Throughout history, War Memorials were erected to commemorate victories in battle, but today’s memorials are not to glorify war, but to remember those who paid the ultimate sacrifice and to stand as a reminder of the horror of war, and maybe to create an understanding between former enemies in the hope that peace can be our future. Many memorials stand to the memory of the un-named dead, whereas others bear the names of the brave men and women who sadly lost their lives in these conflicts.
“They shall not grow old as we that are left grow old
Age shall not weary them, nor the years condemn
At the going down of the sun and in the morning
We will remember them”
A fitting epitaph, which adorns many Commonwealth memorials. “The Ode” by Lawrence Binyon.
This tour is a suggestion of battlefields, Monuments and cemeteries on the Western Front and the site of fierce fighting in WW1, these suggested sites can be visited over a period of days whilst staying in the area. Walking the ground on which these terrible conflicts took place is a very moving experience and helps us to appreciate the sacrifices made by the brave men and women who fought in WW1.
Neuve Chapelle, fought between 10-13 March 1915, was the first large scale organised attack undertaken by the British army during the war. It was fought in an attempt to reduce a German salient south of Ypres and it followed the dreadful winter operations of 1914-15. The battle ended with the British in control of the village of Neuve-Chapelle but the Germans on the ridge to the east. Neuve-Chapelle marked the last offensive use of the Indian Corps on the Western Front.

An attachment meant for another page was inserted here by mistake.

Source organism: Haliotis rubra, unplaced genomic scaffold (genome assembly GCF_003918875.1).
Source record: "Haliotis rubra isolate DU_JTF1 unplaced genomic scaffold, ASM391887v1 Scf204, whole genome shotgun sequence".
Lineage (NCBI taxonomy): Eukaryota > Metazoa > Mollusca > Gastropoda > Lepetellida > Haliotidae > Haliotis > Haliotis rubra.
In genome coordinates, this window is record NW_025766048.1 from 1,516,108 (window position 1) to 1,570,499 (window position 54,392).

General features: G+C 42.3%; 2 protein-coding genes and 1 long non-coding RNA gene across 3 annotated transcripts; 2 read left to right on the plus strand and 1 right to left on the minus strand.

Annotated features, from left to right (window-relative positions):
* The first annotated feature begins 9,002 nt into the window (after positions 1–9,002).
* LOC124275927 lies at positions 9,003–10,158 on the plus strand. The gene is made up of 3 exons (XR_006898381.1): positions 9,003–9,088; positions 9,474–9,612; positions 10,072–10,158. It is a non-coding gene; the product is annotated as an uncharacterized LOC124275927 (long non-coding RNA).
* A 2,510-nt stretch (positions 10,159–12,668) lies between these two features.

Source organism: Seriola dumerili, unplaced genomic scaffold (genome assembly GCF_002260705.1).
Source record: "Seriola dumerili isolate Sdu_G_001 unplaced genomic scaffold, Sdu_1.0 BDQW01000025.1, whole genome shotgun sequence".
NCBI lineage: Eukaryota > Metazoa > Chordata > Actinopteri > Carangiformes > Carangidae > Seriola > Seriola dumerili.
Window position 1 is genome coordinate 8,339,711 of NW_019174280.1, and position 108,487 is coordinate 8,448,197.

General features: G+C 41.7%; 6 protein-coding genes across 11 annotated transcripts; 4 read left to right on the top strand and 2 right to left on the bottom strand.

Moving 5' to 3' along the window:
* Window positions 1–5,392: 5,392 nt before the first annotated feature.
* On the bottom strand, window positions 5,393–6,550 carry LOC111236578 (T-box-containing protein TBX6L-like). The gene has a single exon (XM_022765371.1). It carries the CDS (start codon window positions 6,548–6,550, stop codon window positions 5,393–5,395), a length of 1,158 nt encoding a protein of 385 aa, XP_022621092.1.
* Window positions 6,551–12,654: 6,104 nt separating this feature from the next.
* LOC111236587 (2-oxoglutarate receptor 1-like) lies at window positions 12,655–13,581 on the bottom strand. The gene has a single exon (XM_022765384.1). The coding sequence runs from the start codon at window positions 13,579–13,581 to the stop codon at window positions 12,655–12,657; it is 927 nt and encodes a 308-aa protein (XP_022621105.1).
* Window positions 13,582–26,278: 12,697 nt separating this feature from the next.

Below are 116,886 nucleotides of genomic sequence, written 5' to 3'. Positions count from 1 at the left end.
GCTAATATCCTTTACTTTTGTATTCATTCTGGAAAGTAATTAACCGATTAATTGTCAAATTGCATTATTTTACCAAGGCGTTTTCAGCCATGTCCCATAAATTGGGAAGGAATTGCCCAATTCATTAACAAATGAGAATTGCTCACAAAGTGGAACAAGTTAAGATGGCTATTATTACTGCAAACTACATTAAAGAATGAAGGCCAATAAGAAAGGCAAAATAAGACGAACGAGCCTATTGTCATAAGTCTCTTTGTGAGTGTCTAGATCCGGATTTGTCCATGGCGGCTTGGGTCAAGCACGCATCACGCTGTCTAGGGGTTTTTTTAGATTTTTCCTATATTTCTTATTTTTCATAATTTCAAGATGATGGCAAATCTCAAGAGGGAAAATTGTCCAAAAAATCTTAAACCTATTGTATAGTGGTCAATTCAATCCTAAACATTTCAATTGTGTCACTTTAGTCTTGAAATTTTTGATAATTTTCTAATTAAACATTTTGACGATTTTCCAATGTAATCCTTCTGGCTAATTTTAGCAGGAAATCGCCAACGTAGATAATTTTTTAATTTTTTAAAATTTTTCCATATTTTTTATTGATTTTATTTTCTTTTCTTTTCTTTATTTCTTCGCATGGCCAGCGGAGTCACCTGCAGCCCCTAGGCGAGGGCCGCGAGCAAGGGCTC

The British losses in the four attacking Divisions were 544 officers and 11108 other ranks killed, wounded and missing. German losses are estimated at a similar figure of 12000, which included 1687 prisoners.
Places of interest nearby:
- The church of St. Christophe, rebuilt, as was much of the commune, after World War I.
- The Commonwealth War Graves Commission cemeteries and memorials.
- The Neuve-Chapelle Indian Memorial of the British Indian Army.
- Finds from the battlefield, in the mairie.
The Indian Memorial